A new study suggests that female entrepreneurs are significantly less likely to get funding than their male counterparts — unless they come from a technical background.
A forthcoming study by researchers at Stanford's Clayman Institute for Gender Research suggests that venture capitalists' willingness to invest in a start-up is significantly influenced by the gender of the entrepreneur.
"We took an executive summary of a successful start-up that had, in real life, secured VC funding," explains Stanford's Andrea Davies Henderson, one of the researchers involved with the study. The summary was based on a start-up that had been successful in the past six months (the earliest research took place at the beginning of 2007). There were four variations of the executive summary: one associated with a man who had a non-technical (business) background, one from a woman with a non-technical background, and one each for a man and a woman with a technical background. The pitch was the same, as were the surnames.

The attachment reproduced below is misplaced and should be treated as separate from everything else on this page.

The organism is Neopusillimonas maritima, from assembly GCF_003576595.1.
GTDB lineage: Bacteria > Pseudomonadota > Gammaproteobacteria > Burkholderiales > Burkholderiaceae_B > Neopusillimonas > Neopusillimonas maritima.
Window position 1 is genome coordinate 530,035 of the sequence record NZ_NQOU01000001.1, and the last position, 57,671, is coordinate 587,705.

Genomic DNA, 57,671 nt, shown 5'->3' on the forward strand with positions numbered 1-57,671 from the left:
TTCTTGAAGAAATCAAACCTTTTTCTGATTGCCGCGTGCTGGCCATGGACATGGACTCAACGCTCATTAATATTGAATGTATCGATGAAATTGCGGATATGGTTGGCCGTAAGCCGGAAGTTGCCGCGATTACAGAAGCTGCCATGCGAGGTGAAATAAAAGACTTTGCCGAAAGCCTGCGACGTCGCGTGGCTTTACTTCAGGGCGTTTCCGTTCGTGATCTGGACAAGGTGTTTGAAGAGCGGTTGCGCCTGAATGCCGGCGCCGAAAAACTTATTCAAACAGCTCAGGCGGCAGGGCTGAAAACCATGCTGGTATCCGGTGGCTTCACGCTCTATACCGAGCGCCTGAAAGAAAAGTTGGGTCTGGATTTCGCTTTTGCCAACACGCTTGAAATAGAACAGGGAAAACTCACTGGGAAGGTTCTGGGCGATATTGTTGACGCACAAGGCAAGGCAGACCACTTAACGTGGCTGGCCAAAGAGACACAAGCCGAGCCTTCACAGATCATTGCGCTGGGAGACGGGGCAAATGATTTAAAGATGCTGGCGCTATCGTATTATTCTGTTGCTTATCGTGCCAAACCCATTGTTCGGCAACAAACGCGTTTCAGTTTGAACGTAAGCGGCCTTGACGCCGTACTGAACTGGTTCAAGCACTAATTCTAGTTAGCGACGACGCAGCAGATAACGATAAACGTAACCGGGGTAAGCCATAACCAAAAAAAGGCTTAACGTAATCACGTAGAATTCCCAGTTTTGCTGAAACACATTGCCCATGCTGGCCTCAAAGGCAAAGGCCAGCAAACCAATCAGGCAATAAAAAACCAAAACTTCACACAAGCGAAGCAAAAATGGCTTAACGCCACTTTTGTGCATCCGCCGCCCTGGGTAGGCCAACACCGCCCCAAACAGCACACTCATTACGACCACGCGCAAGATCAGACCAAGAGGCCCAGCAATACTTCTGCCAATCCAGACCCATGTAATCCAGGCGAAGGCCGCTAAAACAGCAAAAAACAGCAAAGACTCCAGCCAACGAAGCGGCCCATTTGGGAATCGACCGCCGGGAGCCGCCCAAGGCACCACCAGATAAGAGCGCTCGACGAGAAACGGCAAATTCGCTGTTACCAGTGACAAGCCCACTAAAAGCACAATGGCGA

For the rest of the story: http://www.buzzfeed.com/jwherrman/how-venture-capitalists-see-women